By BRANT JAMES, Times Staff Writer
Published October 23, 2005
The long lane where teams make pit stops is one of the most dangerous and intriguing areas of the racetrack. At Martinsville Speedway, Nextel Cup's shortest track at 0.526 mile, the frenzy of 43 cars and hundreds of crewmen coming over the wall makes pit road treacherous. Because the track is so small, pit stalls begin in the third turn and wrap around the frontstretch to the exit in Turn 2.
While drivers often vie to gain track position on pit road at other tracks, at Martinsville they are often just interested in getting in and out without any damage to their cars.
Jeff Gordon, a six-time Martinsville winner:
"I've seen some intentional things happen here on pit road. Maybe you're coming around somebody and might cut the right front tire changer off a little bit too much, and the carrier - all he has to do is just bring that right front tire around and hit your fender. So, things like that, I have seen happen. Not very often.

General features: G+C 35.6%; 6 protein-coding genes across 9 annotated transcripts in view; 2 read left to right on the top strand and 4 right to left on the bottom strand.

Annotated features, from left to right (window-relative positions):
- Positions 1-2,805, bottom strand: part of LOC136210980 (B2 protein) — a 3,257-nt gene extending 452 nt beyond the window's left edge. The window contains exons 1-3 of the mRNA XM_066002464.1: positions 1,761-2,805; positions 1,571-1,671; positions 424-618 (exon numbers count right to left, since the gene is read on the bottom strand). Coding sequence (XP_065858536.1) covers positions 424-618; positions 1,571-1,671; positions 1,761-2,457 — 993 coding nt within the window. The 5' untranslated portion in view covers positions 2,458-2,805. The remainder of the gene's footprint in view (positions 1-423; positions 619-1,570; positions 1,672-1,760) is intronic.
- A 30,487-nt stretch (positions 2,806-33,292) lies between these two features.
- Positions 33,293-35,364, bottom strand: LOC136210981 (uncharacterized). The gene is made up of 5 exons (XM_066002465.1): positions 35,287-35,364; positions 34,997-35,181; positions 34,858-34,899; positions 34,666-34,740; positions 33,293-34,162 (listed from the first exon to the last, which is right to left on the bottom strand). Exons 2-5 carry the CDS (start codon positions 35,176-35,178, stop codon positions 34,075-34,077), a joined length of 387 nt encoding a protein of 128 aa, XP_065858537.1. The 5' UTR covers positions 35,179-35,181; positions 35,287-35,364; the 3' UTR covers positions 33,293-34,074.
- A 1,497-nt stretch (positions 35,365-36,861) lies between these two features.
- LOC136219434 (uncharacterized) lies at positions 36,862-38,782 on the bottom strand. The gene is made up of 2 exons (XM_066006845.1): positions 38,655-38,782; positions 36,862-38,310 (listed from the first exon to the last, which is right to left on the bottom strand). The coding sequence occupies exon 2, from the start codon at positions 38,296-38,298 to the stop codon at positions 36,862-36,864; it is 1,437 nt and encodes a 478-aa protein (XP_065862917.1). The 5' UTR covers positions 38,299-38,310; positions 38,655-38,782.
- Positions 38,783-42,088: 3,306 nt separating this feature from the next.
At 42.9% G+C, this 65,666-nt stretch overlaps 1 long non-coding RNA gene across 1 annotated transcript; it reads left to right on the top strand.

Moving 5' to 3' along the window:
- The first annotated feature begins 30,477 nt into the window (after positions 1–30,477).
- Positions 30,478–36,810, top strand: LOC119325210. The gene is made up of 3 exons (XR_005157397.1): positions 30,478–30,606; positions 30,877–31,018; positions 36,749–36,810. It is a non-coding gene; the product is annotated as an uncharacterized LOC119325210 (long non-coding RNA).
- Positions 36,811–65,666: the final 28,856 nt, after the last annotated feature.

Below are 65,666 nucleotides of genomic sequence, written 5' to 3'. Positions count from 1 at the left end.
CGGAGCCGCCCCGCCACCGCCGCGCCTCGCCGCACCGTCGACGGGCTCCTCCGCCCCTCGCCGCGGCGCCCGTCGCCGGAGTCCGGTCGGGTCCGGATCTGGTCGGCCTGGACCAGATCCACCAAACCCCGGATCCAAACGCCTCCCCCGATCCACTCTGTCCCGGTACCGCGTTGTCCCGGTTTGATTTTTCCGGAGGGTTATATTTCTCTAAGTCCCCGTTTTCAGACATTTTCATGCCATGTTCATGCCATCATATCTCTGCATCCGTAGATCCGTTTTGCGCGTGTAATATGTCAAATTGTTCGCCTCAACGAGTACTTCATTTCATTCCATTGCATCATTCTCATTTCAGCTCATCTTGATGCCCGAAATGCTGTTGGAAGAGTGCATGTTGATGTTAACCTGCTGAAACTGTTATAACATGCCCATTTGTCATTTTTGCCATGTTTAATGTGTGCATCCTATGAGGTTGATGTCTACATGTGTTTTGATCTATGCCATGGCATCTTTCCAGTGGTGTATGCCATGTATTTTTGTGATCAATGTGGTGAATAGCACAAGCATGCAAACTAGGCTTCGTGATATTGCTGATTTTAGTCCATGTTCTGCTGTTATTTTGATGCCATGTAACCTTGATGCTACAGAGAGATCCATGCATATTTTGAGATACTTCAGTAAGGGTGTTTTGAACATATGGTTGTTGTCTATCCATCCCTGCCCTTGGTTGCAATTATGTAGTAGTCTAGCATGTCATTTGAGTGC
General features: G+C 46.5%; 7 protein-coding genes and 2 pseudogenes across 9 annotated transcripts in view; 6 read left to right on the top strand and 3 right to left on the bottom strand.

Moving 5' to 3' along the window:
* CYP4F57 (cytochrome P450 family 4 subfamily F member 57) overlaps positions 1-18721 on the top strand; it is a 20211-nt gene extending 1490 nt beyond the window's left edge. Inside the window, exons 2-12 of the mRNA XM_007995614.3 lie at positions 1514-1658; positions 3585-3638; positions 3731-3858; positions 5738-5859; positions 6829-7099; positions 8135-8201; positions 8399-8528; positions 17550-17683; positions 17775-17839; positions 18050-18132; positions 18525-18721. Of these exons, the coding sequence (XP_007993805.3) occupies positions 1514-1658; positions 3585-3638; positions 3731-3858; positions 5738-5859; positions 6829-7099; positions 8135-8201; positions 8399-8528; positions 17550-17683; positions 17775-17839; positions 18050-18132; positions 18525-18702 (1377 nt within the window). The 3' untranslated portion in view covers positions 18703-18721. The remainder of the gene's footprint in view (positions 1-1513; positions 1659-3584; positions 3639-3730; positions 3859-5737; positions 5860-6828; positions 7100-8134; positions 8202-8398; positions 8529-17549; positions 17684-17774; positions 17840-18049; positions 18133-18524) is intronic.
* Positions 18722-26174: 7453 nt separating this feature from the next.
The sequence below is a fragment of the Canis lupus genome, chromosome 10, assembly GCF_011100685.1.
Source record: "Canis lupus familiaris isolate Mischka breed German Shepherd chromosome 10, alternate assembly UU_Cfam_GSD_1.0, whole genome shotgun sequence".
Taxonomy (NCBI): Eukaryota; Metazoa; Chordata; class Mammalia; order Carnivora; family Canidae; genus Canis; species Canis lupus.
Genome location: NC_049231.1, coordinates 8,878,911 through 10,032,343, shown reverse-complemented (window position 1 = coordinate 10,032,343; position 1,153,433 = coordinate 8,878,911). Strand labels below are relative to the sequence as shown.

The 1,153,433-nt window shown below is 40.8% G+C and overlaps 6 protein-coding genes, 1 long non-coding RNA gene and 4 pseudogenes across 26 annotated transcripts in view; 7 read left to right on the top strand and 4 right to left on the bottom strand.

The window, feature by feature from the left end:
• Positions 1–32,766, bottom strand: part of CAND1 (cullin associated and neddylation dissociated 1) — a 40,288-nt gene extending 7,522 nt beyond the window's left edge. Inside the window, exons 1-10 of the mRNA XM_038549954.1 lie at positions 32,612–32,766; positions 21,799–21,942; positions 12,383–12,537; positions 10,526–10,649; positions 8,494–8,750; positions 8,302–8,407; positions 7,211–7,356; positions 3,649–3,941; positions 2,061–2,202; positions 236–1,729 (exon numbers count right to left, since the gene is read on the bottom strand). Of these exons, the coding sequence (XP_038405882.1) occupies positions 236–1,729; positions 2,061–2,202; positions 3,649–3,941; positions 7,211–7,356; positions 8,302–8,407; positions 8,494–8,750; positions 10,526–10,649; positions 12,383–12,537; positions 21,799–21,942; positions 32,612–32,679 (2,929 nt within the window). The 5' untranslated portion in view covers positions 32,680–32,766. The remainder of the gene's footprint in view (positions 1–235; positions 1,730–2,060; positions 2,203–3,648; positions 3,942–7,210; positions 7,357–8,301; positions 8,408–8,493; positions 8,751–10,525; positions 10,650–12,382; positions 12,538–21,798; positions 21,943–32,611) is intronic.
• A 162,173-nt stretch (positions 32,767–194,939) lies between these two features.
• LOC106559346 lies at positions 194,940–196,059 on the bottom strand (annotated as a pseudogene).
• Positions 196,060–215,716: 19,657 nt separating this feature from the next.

"You don't have to do anything to already create an issue here because it's small. The pit boxes are just so tiny. This is one of those tracks where you're much better off giving up some positions on pit road to save your front fenders, or trying not to hit or run into somebody else on there.
"But what I do see happening is that, as the race goes on, the attrition picks up in the first half. But in the second half, it's actually pretty clear. Surviving that first half is a big part of it."